• Measure your cat’s food portions to avoid overfeeding. Follow the guidelines on the cat food packaging or your vet’s recommendations.
  • Choose high-quality cat food that meets your cat’s nutritional needs. Look for options that list real meat like chicken or turkey as the first ingredient.
  • While free feeding can work for some cats, it’s not suitable for others. If your cat is prone to overeating, stick to scheduled mealtimes. Your cat may still prefer to graze on their food throughout the day, but don’t fill up the bowl when it’s gone until the next scheduled meal.
  • Refrain from feeding table scraps and human food to your cat, as many of these items can be harmful to them. Stick to cat-specific treats instead.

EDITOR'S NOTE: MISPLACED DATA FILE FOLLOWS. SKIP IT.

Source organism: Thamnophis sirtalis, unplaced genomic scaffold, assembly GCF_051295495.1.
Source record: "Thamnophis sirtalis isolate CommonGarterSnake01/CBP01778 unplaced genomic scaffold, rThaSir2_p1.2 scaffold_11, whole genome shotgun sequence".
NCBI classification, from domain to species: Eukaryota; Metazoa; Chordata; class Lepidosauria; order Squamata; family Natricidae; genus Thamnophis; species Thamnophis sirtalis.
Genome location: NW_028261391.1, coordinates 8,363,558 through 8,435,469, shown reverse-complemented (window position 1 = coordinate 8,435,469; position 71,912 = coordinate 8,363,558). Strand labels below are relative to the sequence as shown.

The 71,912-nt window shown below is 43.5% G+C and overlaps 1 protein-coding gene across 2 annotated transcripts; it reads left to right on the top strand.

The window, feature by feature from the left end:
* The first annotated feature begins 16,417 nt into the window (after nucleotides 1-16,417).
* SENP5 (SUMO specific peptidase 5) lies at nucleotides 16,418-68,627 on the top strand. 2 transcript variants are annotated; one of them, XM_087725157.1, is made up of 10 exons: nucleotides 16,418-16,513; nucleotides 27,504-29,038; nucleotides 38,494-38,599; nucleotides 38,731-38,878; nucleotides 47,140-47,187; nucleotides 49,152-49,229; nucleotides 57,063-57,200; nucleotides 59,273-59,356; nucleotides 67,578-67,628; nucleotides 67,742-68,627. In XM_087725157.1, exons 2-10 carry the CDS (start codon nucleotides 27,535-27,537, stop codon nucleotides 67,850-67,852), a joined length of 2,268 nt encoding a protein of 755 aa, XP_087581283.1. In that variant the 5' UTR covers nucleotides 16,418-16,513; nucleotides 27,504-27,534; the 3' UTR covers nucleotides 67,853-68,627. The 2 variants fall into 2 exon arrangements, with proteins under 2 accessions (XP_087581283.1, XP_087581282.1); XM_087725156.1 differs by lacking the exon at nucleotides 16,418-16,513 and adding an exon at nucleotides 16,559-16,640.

• While treats can be useful for training or bonding, be mindful of how many you offer. Excessive treats can contribute to overeating and weight issues.
  • Use interactive feeders and puzzle toys to engage your cat’s hunting instincts and slow their eating pace, which can be especially helpful if your cat tends to eat too fast.

Summary

Many cats will stop eating once they are full, but not all. An underlying health issue might cause a cat to keep eating, as can boredom, stress, habit, and previous positive reinforcement. Getting your pet into a routine of eating twice per day and feeding them high-quality food can cut down on food seeking between meals. Addressing problems that might be causing anxiety and ensuring that they get plenty of activity each day can also help keep them from constantly looking for food.


Featured Image Credit: Pixel-Shot, Shutterstock